La sainteté et le tempérament d'artisan de paix d'Erconwald lui ont valu une place de prédilection dans le coeur des Londoniens. On rapporte aussi nombre de miracles. Un curieux récit a été conservé sur comment, pendant la reconstruction de Saint-Paul, un cercueil fut découvert contenant le corps d'un homme portant une couronne et avec un sceptre dans sa main. Il n'y avait pas d'indication sur qui était cet homme en parfait état de conservation et, le lendemain, Saint Erconwald célébra la Divine Liturgie pour lui, puis demanda au cadavre qui il était. Le cadavre lui répondit aussitôt qu'il avait été juge de New Troy, un nom légendaire pour Londres, et parce qu'il était si renommé pour ses jugements exemplaires il avait reçut le nom de roi des Juges. L'Evêque lui demanda où il était maintenant, et le juge répondit que parce qu'il était mort sans le Baptême, il s'était vu refuser l'entrée dans la Ville Eternelle. Saint Erconwald en fut si affligé qu'il commença à pleurer, disant combien il aurait souhaité pouvoir le baptiser au Nom du Père, et du Fils et du Saint-Esprit. Une partie des larmes tombèrent sur la face du juge vertueux, et d'un grand cri de joie, il remercia le Saint de l'avoir libéré de son état terrestre par le lavement avec les larmes au Nom de la Trinité, et aussitôt son corps se désintégra en poussière.

Saint Erconwald s’endormit dans le Seigneur à l'Abbaye de sa soeur à Barking, et il y eut une dispute entre les Prêtres de Saint-Paul et les Moines de Barking concernant le lieu où il fallait l'ensevelir. Un grand orage éclata au dehors, la rivière déborda, mais le soleil perça à travers les nuages, indiquant un chemin doré vers la Cathédrale. Son corps fut enterré dans la crypte, mais quand l'église fut reconstruite en 1148, il y eut une translation par les papistes dans un tombeau derrière le Maître-Autel. C'était un des lieux de pèlerinage préférés par les papistes jusqu'au seizième siècle. On conserva son jour de fête au 30 avril, avec grand faste. Le 14 novembre, on fête la Translation de ses Saintes Reliques.



April 30

St. Erkonwald, Bishop of London, Confessor

HE was a prince of the royal blood, son of Annas, the holy king of the East-Angles, or, as some say, of a certain prince named Offa. The better to disengage himself from the ties and incumbrances of the world, he forsook his own country, and retired into the kingdom of the East-Saxons, where he employed his large estate in founding two great monasteries, one at Chertsey, in Surrey, near the Thames, 1 the other for nuns, at Barking in Essex; 2 of this latter he appointed his sister Edilburga abbess. The former he governed with great sanctity, till he was forced out of his dear solitude by King Sebba, in 675, and consecrated bishop of London by St. Theodorus. He much augmented the buildings and revenues of St. Paul’s, and obtained for that church great privileges from the king. Dugdale, in his history of that cathedral, proves that it had originally been a temple of Diana, from many heads of oxen dug up when the east part of it was rebuilt, and from the structure of the chambers of Diana, near that place. Bede bears witness that God honoured St. Erkonwald with a great gift of miracles, and that his horse-litter, or chips cut off from it, cured distempers to his own time: and his sanctity has been most renowned through all succeeding ages. He sat eleven years, according to his old epitaph, which Mr. Weever has preserved. 3 His tomb in the cathedral of St. Paul’s was famous for frequent miracles, as is mentioned by Bede, Malmesbury, &c. His body was removed from the middle of the church, by a solemn translation, on the 14th of November, in 1148, 4 and deposited above the high altar, on the east wall. Dugdale 5 describes the riches and numerous oblations which adorned his shrine, and laments 6 that they had lately seen the destruction of this magnificent church, which was the glory of our nation; the monuments of so many famous men torn to pieces, and their bones and dust pulled out of their graves. In which barbarous search the body of the holy King Sebba was found embalmed with perfumes, and clothed with rich robes: also several bishops in their proper habits. But, says that diligent author, I could never hear that they found more than a ring or two with rubies, and a chalice of no great value. He adds: Under part of the choir was the subterraneous parish church of St. Faith, called S. Fides in Cryptis. At the change of religion, the body of St. Erkonwald disappeared, in 1533, says Weever. 7 F. Jerom Porter, in his lives of the English saints, testifies, that it was then buried at the upper end of the choir, near the wall. No mention is made of it in any accounts since the new fabric was erected. See Wharton, Hist. Episcoporum Londin, p. 16; and Maitland, Hist. of London, b. 2, p. 486; also the notes of Papebroke upon the life of St. Erkonwald in Capgrave, Apr. t. 3, p. 780; and Leland, Collect. t. 1, p. 22 and 23.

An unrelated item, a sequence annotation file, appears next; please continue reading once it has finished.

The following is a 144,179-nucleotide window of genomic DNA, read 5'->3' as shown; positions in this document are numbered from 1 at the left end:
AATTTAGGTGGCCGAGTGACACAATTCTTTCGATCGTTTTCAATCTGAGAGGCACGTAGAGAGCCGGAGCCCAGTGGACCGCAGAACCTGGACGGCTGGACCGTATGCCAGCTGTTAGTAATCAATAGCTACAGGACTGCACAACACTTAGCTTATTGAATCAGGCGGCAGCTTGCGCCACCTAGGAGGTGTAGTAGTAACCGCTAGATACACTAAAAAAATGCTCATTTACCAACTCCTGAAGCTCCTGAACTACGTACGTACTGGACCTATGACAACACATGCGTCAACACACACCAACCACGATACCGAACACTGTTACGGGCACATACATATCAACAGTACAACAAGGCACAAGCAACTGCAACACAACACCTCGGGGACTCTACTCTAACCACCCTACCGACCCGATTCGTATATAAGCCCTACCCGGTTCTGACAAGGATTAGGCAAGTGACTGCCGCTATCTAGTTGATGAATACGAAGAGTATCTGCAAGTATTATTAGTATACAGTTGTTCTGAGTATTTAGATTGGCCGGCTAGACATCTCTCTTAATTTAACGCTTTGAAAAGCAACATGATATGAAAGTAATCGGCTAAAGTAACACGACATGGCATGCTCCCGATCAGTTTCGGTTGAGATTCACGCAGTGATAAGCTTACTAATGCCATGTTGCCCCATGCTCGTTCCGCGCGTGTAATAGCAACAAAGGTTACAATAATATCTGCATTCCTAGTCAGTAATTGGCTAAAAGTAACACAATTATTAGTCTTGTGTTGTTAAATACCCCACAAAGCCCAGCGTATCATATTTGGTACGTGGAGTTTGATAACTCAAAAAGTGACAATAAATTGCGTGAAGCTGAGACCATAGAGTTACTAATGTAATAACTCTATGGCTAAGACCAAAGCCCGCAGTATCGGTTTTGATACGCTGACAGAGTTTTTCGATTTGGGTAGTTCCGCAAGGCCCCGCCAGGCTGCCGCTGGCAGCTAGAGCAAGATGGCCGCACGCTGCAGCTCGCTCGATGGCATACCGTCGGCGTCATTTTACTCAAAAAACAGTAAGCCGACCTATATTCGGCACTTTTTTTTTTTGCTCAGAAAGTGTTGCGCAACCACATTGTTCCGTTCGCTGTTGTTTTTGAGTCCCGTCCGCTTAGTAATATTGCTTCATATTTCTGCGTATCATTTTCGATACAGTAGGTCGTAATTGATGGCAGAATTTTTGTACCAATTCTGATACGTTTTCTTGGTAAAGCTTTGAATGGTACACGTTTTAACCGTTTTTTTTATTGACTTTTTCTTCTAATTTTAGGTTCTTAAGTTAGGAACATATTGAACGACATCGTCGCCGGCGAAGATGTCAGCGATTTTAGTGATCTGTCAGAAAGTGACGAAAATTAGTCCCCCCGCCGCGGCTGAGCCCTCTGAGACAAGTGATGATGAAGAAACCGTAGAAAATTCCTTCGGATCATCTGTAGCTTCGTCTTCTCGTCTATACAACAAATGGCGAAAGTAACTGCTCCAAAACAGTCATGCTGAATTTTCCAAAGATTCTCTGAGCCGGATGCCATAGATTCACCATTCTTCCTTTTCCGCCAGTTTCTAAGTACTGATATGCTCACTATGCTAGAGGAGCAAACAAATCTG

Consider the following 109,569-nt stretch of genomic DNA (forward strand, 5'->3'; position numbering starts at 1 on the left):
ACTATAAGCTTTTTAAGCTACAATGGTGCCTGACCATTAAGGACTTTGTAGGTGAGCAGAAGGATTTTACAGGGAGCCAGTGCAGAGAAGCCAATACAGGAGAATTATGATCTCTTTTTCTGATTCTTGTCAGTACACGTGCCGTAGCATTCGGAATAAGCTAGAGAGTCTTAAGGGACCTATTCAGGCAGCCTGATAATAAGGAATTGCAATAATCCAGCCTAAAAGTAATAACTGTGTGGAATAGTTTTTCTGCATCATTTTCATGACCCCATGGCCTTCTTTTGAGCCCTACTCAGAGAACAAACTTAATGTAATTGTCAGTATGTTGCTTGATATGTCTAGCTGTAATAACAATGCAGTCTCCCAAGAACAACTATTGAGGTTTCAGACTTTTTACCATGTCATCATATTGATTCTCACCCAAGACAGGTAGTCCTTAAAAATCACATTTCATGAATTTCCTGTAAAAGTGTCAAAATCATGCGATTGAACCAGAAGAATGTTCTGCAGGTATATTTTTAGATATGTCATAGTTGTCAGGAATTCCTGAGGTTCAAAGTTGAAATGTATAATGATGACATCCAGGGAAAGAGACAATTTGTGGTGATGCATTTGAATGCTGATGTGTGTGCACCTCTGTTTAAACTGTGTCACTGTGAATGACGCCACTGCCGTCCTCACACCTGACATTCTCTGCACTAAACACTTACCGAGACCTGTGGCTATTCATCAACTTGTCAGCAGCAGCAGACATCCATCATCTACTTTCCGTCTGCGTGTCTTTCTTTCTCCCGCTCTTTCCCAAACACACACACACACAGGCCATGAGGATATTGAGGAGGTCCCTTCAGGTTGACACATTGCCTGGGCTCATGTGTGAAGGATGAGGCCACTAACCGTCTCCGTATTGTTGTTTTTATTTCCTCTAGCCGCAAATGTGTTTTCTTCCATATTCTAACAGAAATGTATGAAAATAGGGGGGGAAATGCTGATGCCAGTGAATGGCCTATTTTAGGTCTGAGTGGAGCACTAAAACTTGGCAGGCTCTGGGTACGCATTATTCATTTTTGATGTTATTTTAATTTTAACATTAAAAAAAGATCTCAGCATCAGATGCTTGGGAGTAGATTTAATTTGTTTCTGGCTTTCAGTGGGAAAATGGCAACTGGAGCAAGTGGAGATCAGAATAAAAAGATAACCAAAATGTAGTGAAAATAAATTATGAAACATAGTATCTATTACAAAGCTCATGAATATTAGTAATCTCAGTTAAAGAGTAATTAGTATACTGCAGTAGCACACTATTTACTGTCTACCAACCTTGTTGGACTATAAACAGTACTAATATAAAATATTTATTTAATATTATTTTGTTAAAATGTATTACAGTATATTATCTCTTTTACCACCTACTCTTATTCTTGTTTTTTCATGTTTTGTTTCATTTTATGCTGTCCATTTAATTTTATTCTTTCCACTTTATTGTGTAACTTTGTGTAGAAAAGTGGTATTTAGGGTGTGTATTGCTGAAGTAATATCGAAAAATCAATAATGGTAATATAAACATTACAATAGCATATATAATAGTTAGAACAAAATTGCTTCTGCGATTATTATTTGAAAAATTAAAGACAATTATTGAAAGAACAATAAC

Note 1. Chertsey (anciently Ceortesei) monastery was founded by St. Erkonwald, about the year 666. The abbot and ninety monks being killed, and the abbey burnt to the ground, during the Danish wars, it was refounded by King Edgar and Bishop Ethelwold, to the honour of St. Peter. At the dissolution, it was valued, according to Speed, at £744 13s. 4d. per ann. See Monast. Anglic, t. 1, p. 75, and Bishop Tanner, Notit. Monastica, p. 534. [back]

Note 2. Barking nunnery was founded by the same saint, in 675, or, according to the Chertsey-book, in 666; but was not the first nunnery in England, as Weever, Dugdale, (in Warwicks, p. 1077,) and Newcourt assert; for that of Folkestone in Kent was founded in 630 by Eadbald, king of Kent, and his daughter, St. Eanswithe, was made first abbess, as Bishop Tanner takes notice. Barking nunnery was valued at the dissolution at £1084 per annum, which would be now eight times as much. Those authors are mistaken, who call Barking the richest nunnery in England, those of Sion and Shaftsbury being much richer. [back]

Note 3. Funeral Monuments. [back]

Note 4. See Hearne, note on Robert of Gloucester’s Chronicle, t. 2, p. 467. [back]